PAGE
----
Burns testified about other actions he and officials are taking to tighten relations with countries like Libya that are still shaky after recent revolutions that toppled dictators.
Burns said he’d just gotten back from Tunisia, where a suspect in the Benghazi attack is being detained.
“I believe we’re making some progress there,” the deputy secretary offered.
There was a short portion of the Senate hearing that touched on the controversy surrounding comments by Susan Rice, the U.S. ambassador to the United Nations, describing the Benghazi attack in the days following the incident.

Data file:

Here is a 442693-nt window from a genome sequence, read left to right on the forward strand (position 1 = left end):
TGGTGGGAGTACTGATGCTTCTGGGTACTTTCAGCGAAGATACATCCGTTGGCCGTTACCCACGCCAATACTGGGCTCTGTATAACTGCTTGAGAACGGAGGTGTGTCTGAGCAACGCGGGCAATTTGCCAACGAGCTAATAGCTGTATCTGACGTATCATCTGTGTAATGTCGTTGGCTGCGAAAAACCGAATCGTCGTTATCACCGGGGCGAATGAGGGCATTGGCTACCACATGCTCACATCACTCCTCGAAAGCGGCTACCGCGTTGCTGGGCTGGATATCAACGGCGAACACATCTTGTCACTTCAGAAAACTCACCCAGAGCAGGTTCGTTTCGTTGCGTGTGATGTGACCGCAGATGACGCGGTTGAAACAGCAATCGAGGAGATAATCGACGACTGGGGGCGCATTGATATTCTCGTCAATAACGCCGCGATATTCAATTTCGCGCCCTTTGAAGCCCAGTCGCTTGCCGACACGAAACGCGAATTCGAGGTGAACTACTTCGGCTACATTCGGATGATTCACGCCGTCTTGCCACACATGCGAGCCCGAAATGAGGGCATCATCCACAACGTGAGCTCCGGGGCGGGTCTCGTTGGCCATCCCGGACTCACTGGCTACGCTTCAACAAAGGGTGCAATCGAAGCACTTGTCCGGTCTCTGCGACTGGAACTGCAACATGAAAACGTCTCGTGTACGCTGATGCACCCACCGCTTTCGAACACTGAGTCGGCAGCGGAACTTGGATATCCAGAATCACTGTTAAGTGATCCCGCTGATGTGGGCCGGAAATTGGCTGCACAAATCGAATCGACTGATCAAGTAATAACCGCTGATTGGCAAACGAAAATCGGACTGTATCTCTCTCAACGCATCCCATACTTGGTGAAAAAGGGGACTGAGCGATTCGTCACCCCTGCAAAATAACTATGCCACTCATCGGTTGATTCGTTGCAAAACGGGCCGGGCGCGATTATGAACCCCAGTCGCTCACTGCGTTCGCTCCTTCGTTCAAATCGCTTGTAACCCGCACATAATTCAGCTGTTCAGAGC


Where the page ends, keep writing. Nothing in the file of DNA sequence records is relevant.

Rice said on Sunday news programs in the days following the attack that it was the result of a protest against an online anti-Islam film.
She’s been heavily criticized for those statements, to the point that she withdrew her name for consideration as the next secretary of state to avoid what she called a “lengthy, disruptive, and costly” confirmation process. Critics said Rice’s comments were out of line with the true intelligence about the incident, and were an attempt by the administration to avoid tying it to terrorism.
Oklahoma Republican Sen. James Inhofe asked Burns about Rice’s statements.
“What happened in Benghazi was clearly a terrorist attack,” Burns replied. “I am convinced my colleagues in the administration and intelligence community operated in good faith.”
CNN’s Jamie Crawford in Washington contributed to this report.